Matamoros: Dreams on Hold

Equipped with his Leica Q-P, the Mexican photographer documented life at the Matamoros migrant camp. Extending over three hectares, the camp is located very close to the southern Texan city of Brownville. The American Dream seems to be within grasp; yet the camp and the so-called land of unlimited possibilities are worlds apart. Rodríguez’s haunting black and white images speak not only of sadness, but also of hope for a better life. He tells us here about his approach, what he observed, and what message he hopes to convey to the viewer.

You are a documentary photographer, focusing on social documentaries. What took you to this camp?
Ever since I took a basic photography course, people have been my main focus. I’m not sure why; maybe it’s because I’m really interested in other people’s stories. I’m interested in the big stories, but also the not so obviously big ones.




How did you come across this particular camp in Mexico close to the U.S. border, and what triggered the idea to make a story there?
This was an assignment for The Washington Post Magazine. Hector Guerrero, a photographer and friend, told me he had passed my name on to the editor, Dudley Brooks. Mr. Brooks contacted me and told me the story. The story came from Emily Kaplan, the reporter I accompanied to the camp. She was the one who pitched it and then I was assigned to cover it. It was a fast assignment. I started on February 12th and finished on February 16th. Emily Kaplan had already been to the camp and she knew a lot of people there.

Are you planning another visit in the future?
I am planning to go back. Covid allowing, around September-November. I received a grant from The Ground Truth Project to continue documenting the people in the camp and their stories.

How did you manage to get access to intimate situations, like family life in the camp?
Sometimes Emily had already spoken with the people and told them what we were doing; so when I arrived, they were okay with my taking photos. Sometimes it was a matter of them opening up and letting us be there to document and be in the moment. It really wasn’t us who “got access”; it was the people letting us be there, trusting us to document their stories with objectivity.

From your observations, what would you say were the most significant things about the the people living under these conditions?
I can only imagine how extremely hard living in the camp must be; but, despite this, people are trying to be positive, they are self organized, they have tasks, and, from time to time, they try to have moments of liberation, like the quinceañera party, (sweet 15 celebration). Moments like this can perhaps distract them just a little bit from what they are experiencing.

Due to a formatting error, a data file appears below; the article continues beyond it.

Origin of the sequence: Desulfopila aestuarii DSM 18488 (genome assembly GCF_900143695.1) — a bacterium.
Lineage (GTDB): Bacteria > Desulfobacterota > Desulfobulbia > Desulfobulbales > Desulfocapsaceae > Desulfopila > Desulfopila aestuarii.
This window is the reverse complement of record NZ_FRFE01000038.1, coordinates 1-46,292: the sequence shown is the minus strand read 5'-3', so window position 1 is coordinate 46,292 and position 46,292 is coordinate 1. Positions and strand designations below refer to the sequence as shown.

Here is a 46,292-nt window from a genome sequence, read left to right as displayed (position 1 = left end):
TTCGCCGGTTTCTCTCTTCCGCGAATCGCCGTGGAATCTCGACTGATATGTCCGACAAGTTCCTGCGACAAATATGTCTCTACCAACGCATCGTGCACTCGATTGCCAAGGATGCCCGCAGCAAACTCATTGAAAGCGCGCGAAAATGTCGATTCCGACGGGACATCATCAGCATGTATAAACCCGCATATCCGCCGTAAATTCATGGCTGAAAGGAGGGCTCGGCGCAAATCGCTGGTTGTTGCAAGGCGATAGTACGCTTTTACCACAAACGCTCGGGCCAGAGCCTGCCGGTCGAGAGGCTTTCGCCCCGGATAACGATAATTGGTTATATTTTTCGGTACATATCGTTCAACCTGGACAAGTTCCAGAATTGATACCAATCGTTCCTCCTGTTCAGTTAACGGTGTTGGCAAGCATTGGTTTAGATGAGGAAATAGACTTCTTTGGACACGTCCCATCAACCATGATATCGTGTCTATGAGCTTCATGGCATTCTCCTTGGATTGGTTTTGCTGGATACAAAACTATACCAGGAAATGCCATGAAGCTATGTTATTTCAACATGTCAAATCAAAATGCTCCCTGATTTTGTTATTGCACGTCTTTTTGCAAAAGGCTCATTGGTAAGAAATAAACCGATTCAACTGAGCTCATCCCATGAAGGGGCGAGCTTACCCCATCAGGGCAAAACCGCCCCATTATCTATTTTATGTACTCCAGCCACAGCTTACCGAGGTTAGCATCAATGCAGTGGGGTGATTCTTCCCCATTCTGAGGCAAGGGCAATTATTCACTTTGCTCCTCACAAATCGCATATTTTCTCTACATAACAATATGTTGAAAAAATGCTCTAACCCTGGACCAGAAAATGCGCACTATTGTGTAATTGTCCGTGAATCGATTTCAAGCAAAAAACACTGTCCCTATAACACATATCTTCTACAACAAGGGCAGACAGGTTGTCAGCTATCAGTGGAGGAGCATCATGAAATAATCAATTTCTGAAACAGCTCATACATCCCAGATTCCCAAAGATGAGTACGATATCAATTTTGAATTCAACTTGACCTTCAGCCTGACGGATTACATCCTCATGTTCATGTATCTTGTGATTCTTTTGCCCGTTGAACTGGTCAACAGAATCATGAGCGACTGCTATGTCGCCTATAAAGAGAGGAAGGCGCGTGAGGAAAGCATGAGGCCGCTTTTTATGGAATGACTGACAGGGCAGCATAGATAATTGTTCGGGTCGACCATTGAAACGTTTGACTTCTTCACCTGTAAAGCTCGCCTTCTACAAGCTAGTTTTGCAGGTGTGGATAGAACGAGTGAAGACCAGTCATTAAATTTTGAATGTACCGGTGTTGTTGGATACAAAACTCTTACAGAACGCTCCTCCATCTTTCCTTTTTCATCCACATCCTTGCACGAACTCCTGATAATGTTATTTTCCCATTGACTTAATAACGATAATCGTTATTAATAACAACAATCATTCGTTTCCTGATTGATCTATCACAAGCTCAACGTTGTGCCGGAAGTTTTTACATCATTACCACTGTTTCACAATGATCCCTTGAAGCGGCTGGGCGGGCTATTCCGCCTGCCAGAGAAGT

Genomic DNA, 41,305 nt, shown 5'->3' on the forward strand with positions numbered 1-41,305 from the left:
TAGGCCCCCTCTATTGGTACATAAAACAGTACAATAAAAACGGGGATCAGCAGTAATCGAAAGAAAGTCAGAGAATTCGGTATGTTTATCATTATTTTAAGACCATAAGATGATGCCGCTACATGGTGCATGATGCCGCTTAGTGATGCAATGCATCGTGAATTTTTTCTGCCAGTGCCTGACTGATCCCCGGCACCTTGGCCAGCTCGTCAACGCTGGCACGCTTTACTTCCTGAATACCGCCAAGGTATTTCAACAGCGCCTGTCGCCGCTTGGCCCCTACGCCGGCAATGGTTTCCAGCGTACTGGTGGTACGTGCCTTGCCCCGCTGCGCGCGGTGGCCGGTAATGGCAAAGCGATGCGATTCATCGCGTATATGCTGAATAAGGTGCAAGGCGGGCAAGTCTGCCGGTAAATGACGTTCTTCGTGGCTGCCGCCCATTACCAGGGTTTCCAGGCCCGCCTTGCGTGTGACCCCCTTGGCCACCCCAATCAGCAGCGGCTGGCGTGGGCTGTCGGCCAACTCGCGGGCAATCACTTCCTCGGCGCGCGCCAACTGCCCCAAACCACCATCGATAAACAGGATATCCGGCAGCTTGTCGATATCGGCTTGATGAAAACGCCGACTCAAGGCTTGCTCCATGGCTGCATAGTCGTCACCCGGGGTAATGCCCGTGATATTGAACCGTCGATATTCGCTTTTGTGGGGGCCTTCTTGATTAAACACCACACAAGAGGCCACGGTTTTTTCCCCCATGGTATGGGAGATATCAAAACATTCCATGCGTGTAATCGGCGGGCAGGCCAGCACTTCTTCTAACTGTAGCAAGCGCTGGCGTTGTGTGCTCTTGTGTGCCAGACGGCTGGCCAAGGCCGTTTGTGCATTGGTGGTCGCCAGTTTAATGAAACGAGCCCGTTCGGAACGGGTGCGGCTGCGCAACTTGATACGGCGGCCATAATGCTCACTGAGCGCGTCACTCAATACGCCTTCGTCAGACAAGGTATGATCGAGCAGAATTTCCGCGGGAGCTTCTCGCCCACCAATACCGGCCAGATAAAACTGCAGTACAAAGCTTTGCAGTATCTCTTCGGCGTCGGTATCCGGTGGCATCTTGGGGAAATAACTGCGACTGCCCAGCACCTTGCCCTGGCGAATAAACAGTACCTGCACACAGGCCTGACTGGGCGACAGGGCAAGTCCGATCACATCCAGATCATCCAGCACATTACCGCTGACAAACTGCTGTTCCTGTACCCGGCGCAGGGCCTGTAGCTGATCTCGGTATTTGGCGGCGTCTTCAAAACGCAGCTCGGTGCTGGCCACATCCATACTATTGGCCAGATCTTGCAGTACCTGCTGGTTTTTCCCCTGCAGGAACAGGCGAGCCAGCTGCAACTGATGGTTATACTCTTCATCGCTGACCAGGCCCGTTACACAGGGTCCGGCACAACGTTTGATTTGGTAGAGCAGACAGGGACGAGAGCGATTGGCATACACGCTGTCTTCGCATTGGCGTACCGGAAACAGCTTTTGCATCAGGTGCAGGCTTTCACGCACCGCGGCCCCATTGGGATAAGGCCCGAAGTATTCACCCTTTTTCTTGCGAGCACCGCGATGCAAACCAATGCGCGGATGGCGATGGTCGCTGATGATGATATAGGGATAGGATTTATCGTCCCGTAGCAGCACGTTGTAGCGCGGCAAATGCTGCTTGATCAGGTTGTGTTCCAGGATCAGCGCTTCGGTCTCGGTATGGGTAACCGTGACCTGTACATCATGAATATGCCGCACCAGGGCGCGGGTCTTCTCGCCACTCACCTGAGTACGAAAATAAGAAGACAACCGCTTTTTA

Did you have your camera on hand all the time when you were in the camp?
I walked around with my camera most of the time; but that doesn’t mean that I don’t think before I take photos. Sometimes I believe that photographers can see small glimpses of the future: if we are good observers, we can predict things before they happen; so, sometimes that means staying in one place for hours just waiting for things to happen. In projects like this, when there is only a short time to take photos, the interactions can be quick ones, which is why I say that the first minutes are important.

What would you say is your biggest challenge when taking photos in general?
The biggest challenge may well be the first moments of interaction with the people I will be photographing. I have to establish some kind of relationship. It might just take a minute, or maybe days. It might just be saying “hi” or smiling.

How do you find your narratives?
I look for things that capture my attention, things that I am interested in; and if I want to know more, I go and look for myself.

Why do you prefer black and white over colour? What do you see as the advantages of black and white?
I have always liked black and white photos. When I took my basic photography course, we started with black and white film, so maybe that is one reason; otherwise, there is no particular answer except than I love black and white photos.

Why do you prefer natural light? What does light mean to you?
I don’t use a flash. I have one flash and sometimes I take it with me, telling myself, “take it, explore and experiment with it”, but I never do. Sometimes I would like to be more experimental and try new things, but I haven’t yet managed to do so.




What do you intend to achieve with the Matamoros project? What message would you like to get across?
I would like people to understand what people who migrate from their homes have to go through, to maybe have a chance of a better life. People who migrate have the hope that life will be better at their final destination, but the road in order to get there is very difficult for most of them. Even when they are in places like the migrant camp, suffering, struggling, missing their loved ones, and scared, they are still hopeful that they will have a better life. So I want people to realize that they are seeking the qualities of a better life, just like us all. I want people to relate to them; I want to make people think and question.

Weary of his job working in a chocolate factory, Mexican-born César Rodríguez turned to photography in 2013 – a decision that changed his life. After studying photography for a year, he began working on projects that tell the stories of his fellow human beings. His aim is to give a voice to those who are too often overlooked by society. Find out more about his photography on his website and Instagram.

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Equipped with his Leica Q-P, the Mexican photographer documented life at the Matamoros migrant camp….
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